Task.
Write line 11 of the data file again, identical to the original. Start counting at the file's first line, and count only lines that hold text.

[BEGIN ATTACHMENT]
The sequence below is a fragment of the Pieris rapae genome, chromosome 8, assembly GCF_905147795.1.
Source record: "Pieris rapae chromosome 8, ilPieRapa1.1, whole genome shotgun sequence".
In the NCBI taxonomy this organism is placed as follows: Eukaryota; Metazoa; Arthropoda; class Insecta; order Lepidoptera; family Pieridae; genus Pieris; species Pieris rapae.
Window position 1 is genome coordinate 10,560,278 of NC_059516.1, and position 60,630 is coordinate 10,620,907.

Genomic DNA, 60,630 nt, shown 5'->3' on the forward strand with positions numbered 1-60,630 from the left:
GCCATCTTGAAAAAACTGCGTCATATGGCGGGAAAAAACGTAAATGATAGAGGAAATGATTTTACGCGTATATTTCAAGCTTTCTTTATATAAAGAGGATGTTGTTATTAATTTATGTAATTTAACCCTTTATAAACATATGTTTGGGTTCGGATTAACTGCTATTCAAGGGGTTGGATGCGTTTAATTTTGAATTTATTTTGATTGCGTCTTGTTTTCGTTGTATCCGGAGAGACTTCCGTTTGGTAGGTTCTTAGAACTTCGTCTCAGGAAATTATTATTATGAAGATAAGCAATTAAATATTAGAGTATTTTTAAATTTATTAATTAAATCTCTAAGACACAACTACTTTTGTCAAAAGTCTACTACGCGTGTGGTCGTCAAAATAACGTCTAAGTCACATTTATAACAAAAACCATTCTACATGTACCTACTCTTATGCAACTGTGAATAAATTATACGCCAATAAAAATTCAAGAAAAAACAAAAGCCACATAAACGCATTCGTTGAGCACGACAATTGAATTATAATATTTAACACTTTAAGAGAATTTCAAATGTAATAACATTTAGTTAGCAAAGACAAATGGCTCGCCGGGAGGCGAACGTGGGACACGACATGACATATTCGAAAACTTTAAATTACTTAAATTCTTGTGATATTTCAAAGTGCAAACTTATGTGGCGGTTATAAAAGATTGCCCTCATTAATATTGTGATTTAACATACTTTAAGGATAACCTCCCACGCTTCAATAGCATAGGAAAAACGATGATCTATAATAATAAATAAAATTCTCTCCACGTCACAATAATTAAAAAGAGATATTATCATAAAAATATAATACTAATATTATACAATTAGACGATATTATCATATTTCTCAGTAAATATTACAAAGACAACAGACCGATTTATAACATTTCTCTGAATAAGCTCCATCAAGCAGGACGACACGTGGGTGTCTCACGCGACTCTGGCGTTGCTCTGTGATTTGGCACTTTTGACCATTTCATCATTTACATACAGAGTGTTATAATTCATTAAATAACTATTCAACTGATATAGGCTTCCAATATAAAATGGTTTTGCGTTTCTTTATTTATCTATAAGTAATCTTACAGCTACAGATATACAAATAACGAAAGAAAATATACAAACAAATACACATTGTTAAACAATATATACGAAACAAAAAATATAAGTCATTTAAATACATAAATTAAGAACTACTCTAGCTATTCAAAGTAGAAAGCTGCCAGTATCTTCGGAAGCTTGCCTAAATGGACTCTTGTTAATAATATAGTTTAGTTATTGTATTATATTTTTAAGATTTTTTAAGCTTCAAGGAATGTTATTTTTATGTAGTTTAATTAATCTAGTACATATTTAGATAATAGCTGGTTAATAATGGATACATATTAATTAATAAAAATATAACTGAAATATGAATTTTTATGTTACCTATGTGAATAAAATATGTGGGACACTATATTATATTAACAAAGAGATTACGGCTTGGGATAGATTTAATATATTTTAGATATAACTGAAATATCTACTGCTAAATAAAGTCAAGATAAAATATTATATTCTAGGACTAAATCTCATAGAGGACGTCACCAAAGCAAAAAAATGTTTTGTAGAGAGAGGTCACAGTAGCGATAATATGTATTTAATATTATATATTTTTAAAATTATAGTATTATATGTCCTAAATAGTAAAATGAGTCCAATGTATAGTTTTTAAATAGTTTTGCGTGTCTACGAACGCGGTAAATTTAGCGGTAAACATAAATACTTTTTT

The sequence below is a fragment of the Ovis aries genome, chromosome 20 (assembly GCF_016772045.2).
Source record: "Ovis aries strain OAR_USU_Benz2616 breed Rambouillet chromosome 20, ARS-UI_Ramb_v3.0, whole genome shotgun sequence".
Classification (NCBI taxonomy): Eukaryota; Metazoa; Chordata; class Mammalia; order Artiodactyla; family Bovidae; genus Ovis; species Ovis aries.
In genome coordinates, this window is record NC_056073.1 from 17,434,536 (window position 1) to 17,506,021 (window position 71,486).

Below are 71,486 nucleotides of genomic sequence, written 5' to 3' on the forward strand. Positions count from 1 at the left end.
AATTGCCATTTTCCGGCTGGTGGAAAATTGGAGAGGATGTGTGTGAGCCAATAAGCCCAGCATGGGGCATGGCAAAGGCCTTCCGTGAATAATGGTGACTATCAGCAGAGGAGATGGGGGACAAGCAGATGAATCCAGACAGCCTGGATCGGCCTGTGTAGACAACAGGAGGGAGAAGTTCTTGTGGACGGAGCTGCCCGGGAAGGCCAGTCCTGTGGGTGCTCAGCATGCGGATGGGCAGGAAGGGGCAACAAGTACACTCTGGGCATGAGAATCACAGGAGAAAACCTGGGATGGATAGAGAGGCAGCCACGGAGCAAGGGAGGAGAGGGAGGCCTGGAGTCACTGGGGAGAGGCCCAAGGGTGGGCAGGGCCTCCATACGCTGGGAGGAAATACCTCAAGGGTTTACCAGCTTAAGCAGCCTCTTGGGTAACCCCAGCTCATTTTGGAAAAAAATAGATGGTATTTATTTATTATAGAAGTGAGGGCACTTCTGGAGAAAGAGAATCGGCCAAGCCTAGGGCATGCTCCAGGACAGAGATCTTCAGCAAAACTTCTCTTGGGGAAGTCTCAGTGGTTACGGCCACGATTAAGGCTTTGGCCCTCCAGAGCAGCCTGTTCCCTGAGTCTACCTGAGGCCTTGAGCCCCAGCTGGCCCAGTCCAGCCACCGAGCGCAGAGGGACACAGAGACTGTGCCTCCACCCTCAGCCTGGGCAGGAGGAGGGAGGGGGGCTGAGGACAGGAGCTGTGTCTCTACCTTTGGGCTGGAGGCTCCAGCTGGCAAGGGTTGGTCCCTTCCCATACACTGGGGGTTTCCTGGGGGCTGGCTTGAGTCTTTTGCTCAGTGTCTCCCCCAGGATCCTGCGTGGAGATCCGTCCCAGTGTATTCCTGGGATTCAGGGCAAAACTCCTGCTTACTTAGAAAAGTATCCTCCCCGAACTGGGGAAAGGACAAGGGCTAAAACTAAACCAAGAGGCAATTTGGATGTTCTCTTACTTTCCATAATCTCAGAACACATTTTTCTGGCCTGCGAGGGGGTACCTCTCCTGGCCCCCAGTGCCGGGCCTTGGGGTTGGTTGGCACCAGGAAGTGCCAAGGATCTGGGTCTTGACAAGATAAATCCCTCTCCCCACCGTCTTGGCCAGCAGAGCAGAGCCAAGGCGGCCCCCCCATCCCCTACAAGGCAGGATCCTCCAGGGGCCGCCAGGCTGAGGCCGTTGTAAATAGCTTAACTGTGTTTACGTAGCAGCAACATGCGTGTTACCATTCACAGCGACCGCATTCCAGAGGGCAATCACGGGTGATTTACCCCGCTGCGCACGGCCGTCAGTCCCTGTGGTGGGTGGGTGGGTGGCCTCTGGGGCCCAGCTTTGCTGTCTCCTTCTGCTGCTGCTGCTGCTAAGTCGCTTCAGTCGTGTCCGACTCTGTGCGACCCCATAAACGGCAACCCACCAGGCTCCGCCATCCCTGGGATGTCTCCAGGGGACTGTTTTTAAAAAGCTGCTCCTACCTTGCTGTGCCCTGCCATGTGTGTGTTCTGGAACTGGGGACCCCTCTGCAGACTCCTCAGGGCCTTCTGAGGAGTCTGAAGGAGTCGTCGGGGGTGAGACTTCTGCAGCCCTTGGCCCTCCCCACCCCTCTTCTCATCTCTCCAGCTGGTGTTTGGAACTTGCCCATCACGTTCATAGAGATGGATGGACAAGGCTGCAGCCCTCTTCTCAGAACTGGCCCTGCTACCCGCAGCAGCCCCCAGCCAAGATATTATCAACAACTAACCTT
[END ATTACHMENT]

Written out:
Below are 71,486 nucleotides of genomic sequence, written 5' to 3' on the forward strand. Positions count from 1 at the left end.